Voters in Switzerland rejected a referendum that would have replaced the nation’s current health care system with a state-run single-payer system similar to those of Canada and Great Britain.
Switzerland’s current health care system involves dozens of heavily regulated nonprofit insurers selling coverage directly to individuals, and all citizens are required to purchase a basic plan. Premiums are subsidized for low-income citizens.
“The people rightly reasoned that the pervasive cost burden of the health care system would not be properly addressed through further nationalization,” said the president of the Swiss Mises Institute, Patrik Vonlanthen-Keller, praising the late-September vote.
The vote also drew praise from U.S. observers. “This was an overwhelming vote that showed the Swiss people value competition and choice in their health care,” said Grace-Marie Turner of the Galen Institute, an Alexandria, Virginia think tank focused on health care policy. “It is a fantasy that a single-payer, government-run health system would be more efficient than private, competing plans.”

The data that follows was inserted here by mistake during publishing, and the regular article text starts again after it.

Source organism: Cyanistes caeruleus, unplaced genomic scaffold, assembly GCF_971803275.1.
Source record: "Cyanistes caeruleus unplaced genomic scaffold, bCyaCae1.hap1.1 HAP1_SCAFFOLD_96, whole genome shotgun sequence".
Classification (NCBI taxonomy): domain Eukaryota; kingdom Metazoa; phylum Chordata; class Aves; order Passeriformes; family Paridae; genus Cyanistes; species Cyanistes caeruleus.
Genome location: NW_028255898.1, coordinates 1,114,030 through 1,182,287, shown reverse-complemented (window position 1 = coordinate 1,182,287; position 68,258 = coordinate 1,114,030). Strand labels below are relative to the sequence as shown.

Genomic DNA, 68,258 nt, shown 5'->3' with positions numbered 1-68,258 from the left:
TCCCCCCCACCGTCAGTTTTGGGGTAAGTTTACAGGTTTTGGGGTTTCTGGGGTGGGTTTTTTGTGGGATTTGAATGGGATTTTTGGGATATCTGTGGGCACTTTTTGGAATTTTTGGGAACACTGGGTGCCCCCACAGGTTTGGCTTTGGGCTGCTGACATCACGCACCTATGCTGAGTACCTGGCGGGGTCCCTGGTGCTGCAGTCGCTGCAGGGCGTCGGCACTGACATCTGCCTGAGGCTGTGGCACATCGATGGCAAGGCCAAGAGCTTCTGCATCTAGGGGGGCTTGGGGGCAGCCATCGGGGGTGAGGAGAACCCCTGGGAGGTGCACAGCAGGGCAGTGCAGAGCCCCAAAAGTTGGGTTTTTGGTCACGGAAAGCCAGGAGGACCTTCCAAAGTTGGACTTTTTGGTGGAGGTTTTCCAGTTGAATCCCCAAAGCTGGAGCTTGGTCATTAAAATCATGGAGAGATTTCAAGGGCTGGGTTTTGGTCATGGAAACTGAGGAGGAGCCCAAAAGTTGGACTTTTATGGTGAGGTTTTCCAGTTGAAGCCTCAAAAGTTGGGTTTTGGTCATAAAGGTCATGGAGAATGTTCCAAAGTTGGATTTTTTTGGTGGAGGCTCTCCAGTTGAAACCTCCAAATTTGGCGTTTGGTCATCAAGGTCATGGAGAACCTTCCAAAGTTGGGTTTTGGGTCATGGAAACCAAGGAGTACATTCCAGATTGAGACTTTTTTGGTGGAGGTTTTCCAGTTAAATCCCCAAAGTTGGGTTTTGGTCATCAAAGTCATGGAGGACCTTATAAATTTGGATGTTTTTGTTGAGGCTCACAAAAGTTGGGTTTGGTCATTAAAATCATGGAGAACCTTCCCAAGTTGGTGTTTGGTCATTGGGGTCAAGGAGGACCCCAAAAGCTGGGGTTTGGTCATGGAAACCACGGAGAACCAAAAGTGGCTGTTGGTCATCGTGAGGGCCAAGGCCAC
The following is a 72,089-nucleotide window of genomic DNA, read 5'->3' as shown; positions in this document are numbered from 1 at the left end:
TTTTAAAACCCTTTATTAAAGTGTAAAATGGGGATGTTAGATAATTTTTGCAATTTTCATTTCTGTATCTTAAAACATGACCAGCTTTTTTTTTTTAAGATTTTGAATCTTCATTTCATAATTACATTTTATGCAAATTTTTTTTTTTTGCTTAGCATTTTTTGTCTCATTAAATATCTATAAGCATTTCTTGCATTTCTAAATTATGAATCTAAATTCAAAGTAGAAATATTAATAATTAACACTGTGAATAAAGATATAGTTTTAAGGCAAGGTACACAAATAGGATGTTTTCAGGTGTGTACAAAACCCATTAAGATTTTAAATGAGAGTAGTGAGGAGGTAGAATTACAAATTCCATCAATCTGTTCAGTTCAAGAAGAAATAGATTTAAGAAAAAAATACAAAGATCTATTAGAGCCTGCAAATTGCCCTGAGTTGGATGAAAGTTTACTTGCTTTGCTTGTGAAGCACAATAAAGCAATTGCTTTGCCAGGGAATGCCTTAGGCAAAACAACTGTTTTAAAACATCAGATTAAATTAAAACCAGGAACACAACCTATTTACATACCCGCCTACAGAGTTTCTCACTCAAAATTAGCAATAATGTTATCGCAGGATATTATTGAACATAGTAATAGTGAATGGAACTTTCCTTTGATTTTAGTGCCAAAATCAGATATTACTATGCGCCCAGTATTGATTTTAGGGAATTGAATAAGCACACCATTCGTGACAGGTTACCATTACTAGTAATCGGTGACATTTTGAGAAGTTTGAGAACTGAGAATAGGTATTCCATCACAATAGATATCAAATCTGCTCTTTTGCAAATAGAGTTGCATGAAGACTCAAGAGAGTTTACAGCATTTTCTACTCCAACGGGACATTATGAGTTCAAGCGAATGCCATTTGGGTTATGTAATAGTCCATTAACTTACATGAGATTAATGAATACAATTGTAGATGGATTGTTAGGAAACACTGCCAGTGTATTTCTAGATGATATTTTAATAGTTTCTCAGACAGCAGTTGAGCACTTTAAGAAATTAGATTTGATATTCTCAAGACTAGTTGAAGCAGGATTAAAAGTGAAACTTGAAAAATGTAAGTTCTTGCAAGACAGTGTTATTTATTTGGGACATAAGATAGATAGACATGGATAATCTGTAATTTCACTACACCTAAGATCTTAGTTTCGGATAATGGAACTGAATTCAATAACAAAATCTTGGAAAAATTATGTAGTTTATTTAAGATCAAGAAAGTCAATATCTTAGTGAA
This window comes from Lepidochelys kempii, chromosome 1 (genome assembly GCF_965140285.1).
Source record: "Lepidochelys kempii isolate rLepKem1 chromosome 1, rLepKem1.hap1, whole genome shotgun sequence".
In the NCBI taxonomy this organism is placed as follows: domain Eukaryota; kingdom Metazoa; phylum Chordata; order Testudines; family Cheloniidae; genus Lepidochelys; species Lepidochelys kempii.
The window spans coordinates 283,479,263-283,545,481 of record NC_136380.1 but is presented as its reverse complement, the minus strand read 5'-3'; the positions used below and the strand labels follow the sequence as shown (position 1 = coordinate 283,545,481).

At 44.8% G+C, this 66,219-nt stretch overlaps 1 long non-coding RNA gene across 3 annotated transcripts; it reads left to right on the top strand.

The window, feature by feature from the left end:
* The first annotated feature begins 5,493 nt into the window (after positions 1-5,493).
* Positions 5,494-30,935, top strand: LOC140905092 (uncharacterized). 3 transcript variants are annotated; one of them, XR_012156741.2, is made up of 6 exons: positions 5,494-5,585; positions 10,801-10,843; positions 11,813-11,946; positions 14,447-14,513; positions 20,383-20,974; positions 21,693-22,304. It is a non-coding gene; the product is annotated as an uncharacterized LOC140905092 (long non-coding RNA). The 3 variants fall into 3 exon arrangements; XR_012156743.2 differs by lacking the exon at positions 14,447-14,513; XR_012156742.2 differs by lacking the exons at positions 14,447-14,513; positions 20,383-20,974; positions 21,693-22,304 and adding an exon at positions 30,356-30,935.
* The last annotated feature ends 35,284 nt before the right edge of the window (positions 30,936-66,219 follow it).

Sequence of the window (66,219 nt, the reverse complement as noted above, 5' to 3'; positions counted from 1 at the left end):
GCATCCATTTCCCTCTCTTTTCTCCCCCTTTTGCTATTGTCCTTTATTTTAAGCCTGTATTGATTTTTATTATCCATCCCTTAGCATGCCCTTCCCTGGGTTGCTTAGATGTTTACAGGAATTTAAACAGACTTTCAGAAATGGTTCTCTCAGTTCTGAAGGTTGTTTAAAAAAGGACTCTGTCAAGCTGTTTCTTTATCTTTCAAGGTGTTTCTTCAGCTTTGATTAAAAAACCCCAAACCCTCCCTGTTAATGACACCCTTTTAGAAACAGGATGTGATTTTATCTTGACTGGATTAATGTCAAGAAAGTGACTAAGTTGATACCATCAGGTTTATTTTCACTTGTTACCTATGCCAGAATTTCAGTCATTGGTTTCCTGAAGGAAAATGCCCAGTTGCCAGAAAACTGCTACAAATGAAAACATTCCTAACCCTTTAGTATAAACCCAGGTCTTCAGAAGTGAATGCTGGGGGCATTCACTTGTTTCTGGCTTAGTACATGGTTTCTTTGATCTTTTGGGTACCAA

Averted Rationing, Price Controls
Under the plan proposed in the referendum, Switzerland’s 60 insurers would be replaced with a single state-run insurer collecting premiums and directly paying doctors, hospitals, and other providers. Instead of premiums being set by insurers, premiums would have been set by government and varied by income.
“The way that government-run health systems get prices down is through rationing and price controls”, said Grace-Marie Turner, rejecting the argument single-payer was needed to deal with rising health costs. “Now [the Swiss] can get on with the business of figuring out how to make their private system more cost-effective.”
Approximately 62 percent of Swiss voters opposed the referendum and favored keeping the current market-oriented system.
Darren Nelson ([email protected]) writes from Brisbane, Australia.